• Exception Handling User InterfaceEach of the 5 exceptions has the following featuresA sticky flag, which is set as soon as an exception occursThe sticky flag can be reset and read by the user reset overflow_flag and invalid_flag perform a computation test overflow_flag and invalid_flag to see if any exception occurredAn exception flag, which indicate whether a trap should occurNot trapping is the defaultInstead, continue computing returning a NAN, infinity or denormOn a trap, there should be a user-writable exception handler with access to the parameters of the exceptional operationTrapping or precise interrupts like this are rarely implemented for performance reasons.

  • Exploiting Exception Handling to Design Faster AlgorithmsParadigm:

    Quick with high probabilityAssumes exception handling done quickly! (Will manufacturers do this?)Ex 1: Solving triangular system Tx=bPart of BLAS2 - highly optimized, but riskyIf T nearly singular, as when computing condition numbers, expect very large x, so scale inside inner loop: slow but low riskUse paradigm with sticky flags to detect nearly singular TUp to 9x faster on Dec Alpha Ex 2: Computing eigenvalues (part of next LAPACK release)

    Demmel/Li (www.cs.berkeley.edu/~xiaoye)1) Try fast, but possibly risky algorithm2) Quickly test for accuracy of answer (use exception handling)3) In rare case of inaccuracy, rerun using slower low risk algorithmFor k= 1 to n d = ak - s - bk2/d if |d| < tol, d = -tol if d < 0, count++vs.For k= 1 to n d = ak - s - bk2/d ok to divide by 0 count += signbit(d)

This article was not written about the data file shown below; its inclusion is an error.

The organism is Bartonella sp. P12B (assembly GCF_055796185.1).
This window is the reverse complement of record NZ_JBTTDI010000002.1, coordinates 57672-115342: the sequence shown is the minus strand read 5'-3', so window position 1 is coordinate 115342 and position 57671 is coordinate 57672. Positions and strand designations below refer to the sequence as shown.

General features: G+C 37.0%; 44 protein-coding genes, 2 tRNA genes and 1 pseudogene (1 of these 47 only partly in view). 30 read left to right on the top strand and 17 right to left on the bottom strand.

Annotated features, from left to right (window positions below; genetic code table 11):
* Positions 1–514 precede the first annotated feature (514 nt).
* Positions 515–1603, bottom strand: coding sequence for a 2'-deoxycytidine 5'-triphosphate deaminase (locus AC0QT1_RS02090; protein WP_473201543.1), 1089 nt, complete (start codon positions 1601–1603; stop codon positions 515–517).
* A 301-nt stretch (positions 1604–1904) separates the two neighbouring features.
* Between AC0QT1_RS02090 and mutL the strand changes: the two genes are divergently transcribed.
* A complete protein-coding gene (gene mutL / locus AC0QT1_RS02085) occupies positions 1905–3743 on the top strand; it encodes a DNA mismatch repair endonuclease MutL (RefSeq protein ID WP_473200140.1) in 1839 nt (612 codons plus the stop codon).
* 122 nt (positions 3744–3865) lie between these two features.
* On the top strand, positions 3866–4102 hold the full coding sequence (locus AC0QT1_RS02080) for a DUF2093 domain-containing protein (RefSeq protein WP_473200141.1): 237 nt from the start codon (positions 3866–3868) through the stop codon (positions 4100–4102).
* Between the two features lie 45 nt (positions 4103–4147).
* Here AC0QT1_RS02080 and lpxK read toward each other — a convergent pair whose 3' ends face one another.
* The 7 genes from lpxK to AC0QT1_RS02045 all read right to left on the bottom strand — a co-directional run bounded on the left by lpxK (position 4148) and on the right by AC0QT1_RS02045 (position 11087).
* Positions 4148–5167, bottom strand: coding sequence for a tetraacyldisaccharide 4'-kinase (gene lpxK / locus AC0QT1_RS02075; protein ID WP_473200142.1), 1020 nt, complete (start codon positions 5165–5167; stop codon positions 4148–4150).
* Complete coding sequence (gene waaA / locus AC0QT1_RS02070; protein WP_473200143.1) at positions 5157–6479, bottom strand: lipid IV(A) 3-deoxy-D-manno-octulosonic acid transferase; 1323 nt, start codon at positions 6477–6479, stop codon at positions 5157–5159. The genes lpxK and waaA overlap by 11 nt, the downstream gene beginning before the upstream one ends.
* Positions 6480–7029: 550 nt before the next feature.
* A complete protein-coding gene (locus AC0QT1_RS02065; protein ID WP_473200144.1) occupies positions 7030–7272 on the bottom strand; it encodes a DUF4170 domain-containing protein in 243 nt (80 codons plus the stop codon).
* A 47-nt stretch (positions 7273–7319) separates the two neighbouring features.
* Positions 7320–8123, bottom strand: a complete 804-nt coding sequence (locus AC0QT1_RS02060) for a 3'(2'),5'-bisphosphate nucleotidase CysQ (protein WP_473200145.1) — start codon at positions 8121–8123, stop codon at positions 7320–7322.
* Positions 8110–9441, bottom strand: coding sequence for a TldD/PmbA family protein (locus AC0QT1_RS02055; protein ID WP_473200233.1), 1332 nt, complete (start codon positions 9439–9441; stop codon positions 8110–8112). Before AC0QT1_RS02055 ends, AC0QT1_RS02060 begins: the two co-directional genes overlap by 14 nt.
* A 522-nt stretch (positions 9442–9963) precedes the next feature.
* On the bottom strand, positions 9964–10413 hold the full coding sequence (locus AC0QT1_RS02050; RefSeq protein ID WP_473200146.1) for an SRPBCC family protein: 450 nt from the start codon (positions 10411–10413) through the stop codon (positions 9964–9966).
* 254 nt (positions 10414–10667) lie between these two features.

• Summary of Values Representable in IEEE FP+- ZeroNormalized nonzero numbersDenormalized numbers+-InfinityNANs Signaling and quietMany systems have only quiet

    000000nonzero1.1001.1nonzeroNot 0 or all 1sanything

  • Simulating extra precisionWhat if 64 or 80 bits is not enough?Very large problems on very large machines may need moreSometimes only known way to get right answer (mesh generation)Sometimes you can trade communication for extra precisionCan simulate high precision efficiently just using floating pointEach extended precision number s is represented by an array (s1,s2,,sn) where each sk is a FP number s = s1 + s2 + + sn in exact arithmetics1 >> s2 >> >> sn Ex: Computing (s1,s2) = a + b if |a|
  • Hazards of Parallel and Heterogeneous ComputingWhat new bugs arise in parallel floating point programs?Ex 1: NonrepeatabilityMakes debugging hard!Ex 2: Different exception handlingCan cause programs to hangEx 3: Different rounding (even on IEEE FP machines)Can cause hanging, or wrong results with no warningSee www.netlib.org/lapack/lawns/law